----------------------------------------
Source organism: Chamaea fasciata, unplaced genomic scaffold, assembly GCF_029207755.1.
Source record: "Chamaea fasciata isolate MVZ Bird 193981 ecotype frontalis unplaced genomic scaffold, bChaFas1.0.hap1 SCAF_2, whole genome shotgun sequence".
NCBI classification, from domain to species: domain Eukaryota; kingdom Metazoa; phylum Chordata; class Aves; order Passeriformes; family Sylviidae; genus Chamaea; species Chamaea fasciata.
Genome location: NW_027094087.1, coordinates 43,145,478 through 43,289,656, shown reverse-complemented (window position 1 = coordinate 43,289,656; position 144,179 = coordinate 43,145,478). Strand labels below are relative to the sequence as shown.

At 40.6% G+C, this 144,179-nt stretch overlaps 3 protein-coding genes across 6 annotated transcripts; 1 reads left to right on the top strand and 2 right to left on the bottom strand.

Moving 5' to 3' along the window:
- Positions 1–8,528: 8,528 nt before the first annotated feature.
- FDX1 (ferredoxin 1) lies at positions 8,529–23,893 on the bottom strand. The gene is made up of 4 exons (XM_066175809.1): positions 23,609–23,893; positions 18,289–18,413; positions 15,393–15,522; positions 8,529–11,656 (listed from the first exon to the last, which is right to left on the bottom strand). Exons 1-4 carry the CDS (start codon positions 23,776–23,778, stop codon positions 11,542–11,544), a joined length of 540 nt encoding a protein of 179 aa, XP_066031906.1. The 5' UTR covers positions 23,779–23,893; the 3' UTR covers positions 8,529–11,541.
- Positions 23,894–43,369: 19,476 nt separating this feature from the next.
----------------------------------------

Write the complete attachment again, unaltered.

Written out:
Source organism: Chamaea fasciata, unplaced genomic scaffold, assembly GCF_029207755.1.
Source record: "Chamaea fasciata isolate MVZ Bird 193981 ecotype frontalis unplaced genomic scaffold, bChaFas1.0.hap1 SCAF_2, whole genome shotgun sequence".
NCBI classification, from domain to species: domain Eukaryota; kingdom Metazoa; phylum Chordata; class Aves; order Passeriformes; family Sylviidae; genus Chamaea; species Chamaea fasciata.
Genome location: NW_027094087.1, coordinates 43,145,478 through 43,289,656, shown reverse-complemented (window position 1 = coordinate 43,289,656; position 144,179 = coordinate 43,145,478). Strand labels below are relative to the sequence as shown.

At 40.6% G+C, this 144,179-nt stretch overlaps 3 protein-coding genes across 6 annotated transcripts; 1 reads left to right on the top strand and 2 right to left on the bottom strand.

Moving 5' to 3' along the window:
- Positions 1–8,528: 8,528 nt before the first annotated feature.
- FDX1 (ferredoxin 1) lies at positions 8,529–23,893 on the bottom strand. The gene is made up of 4 exons (XM_066175809.1): positions 23,609–23,893; positions 18,289–18,413; positions 15,393–15,522; positions 8,529–11,656 (listed from the first exon to the last, which is right to left on the bottom strand). Exons 1-4 carry the CDS (start codon positions 23,776–23,778, stop codon positions 11,542–11,544), a joined length of 540 nt encoding a protein of 179 aa, XP_066031906.1. The 5' UTR covers positions 23,779–23,893; the 3' UTR covers positions 8,529–11,541.
- Positions 23,894–43,369: 19,476 nt separating this feature from the next.